So a bit of sailing technobabble. If you’re already familiar with sailing jargon you can ignore this post.
One thing about sailing is that too much wind is worse than not enough wind. Not enough, and you just don’t go anywhere. Too much, and you can damage your boat, up to and including turning it over, which is seldom a good plan.
But when you’re on long trips, sometimes the wind changes it goes from not enough to too much within minutes sometimes. So, long ago wise sailors invented ‘reefing’. Also sometimes known as ‘shortening sail’ Reefing basically means you lower your sail a bit down the mast, bunching up all the excess sail at the bottom, so you have less surface area of sail to catch the wind. This makes the boat easier to control, less likely to capsize or break something.
Vingilótë has three ‘reef points’ which are lines attached to the back of the sail so you can keep the bottom of the reefed sail tight. Tonight as the wind crept up into the mid 20s we decided to go to the second reef point. This takes the mainsail from its normal 106.7 square meters down to 65.21 square meters. We can go farther: the next reefing point would take it down to only 39.08 square meters. If the apparent wind goes over 30 kts we’ll do that.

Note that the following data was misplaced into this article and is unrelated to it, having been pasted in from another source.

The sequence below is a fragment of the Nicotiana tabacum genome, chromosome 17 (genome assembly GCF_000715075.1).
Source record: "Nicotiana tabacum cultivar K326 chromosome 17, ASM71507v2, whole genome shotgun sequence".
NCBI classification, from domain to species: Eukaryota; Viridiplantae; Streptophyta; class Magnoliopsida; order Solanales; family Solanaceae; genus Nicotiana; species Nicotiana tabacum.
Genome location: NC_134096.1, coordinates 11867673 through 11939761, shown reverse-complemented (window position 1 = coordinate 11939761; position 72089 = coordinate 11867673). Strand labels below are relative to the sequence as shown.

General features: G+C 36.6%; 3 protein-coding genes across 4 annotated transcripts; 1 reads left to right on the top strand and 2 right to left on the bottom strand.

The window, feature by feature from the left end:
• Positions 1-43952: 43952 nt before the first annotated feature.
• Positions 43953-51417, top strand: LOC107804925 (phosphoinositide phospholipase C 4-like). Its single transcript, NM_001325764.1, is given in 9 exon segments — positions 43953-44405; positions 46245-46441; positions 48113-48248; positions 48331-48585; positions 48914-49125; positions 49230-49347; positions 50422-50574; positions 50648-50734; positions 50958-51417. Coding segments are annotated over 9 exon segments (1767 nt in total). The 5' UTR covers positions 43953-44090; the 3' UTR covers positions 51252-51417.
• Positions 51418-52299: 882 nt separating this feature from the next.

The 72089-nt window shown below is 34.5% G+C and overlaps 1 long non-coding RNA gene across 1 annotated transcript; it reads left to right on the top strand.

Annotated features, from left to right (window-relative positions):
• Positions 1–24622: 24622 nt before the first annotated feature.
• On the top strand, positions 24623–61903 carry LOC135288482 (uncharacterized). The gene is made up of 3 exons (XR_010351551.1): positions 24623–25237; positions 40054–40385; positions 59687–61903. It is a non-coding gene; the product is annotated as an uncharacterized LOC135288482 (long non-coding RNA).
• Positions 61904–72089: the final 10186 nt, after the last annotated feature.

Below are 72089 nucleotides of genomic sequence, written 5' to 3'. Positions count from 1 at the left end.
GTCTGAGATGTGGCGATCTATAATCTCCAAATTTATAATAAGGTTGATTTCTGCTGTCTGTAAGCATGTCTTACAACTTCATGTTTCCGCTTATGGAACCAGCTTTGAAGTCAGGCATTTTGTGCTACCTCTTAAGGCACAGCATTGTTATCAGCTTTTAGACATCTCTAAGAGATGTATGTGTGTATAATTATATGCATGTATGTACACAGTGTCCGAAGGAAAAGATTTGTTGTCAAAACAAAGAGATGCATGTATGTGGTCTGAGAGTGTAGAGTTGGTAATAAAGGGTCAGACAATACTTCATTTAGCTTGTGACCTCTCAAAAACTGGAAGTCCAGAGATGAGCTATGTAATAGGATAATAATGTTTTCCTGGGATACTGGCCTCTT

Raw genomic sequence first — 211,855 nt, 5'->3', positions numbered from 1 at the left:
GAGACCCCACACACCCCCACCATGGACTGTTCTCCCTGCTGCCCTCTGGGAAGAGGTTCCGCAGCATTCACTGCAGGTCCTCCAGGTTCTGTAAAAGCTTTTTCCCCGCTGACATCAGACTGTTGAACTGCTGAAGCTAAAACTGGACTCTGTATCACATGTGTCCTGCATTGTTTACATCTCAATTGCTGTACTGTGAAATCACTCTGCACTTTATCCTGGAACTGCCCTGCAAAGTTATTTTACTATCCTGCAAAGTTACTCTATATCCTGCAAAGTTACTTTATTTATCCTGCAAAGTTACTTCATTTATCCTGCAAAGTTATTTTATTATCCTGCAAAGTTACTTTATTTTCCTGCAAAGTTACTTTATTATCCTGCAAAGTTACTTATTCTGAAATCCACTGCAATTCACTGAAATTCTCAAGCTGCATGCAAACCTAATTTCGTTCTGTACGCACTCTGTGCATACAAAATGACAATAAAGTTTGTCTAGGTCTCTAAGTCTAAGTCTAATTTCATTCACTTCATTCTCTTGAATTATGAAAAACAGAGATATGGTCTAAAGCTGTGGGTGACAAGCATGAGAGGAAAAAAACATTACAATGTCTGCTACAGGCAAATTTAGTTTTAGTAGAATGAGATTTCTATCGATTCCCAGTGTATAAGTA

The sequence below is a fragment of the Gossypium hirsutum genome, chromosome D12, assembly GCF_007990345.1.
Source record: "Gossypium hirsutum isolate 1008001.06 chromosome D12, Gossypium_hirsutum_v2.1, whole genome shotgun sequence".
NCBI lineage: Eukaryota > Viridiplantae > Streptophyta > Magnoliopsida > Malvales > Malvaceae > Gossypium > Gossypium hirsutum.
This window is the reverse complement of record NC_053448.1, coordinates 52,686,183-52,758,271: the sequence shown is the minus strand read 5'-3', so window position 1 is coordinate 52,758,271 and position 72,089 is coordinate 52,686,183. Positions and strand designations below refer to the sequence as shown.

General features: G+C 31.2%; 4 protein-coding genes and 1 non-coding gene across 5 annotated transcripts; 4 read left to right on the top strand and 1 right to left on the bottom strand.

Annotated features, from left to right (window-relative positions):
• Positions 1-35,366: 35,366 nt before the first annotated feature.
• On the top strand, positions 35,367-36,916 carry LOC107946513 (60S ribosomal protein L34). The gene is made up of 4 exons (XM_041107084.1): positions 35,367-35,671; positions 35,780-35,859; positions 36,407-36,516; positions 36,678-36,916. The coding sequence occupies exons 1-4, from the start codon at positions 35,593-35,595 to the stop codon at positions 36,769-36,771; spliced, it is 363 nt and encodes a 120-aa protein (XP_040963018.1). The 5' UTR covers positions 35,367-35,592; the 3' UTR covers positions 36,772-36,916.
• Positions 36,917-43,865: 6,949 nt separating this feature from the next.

While I’m on the subject, about wind. There are two types of wind that matter to a sailboat: true wind and apparent wind. So what are they?
True wind is what the local atmosphere is doing relative to the earth. Apparent wind is what it’s doing relative to your boat. Examples.
If you’re standing perfectly still on the dock, and the wind is blowing 10 kts in your face, that’s 10 kts true wind.
If the air is dead calm, no breeze at all, but you’re standing on the bow of a boat moving at 10 kts, then you feel 10 kts apparent wind in your face.
If there is 10 kts of wind at your back, and your boat is moving forward at 10 kts, you will feel no breeze at all. That is zero kts apparent wind.
If the true wind is blowing 10 kts in your face, and your boat is moving you forward at 10 kts, you’ll feel 20 kts apparent wind in your face. Make sense?
This becomes very important because your angle relative to the true wind, and your speed, directly influence how much apparent wind you have. It’s geometry.
(BTW, speed over water is measured in kts, short for knots, nautical-miles-per-hour. A nautical mile is one minute of latitude, or a little over a mile.).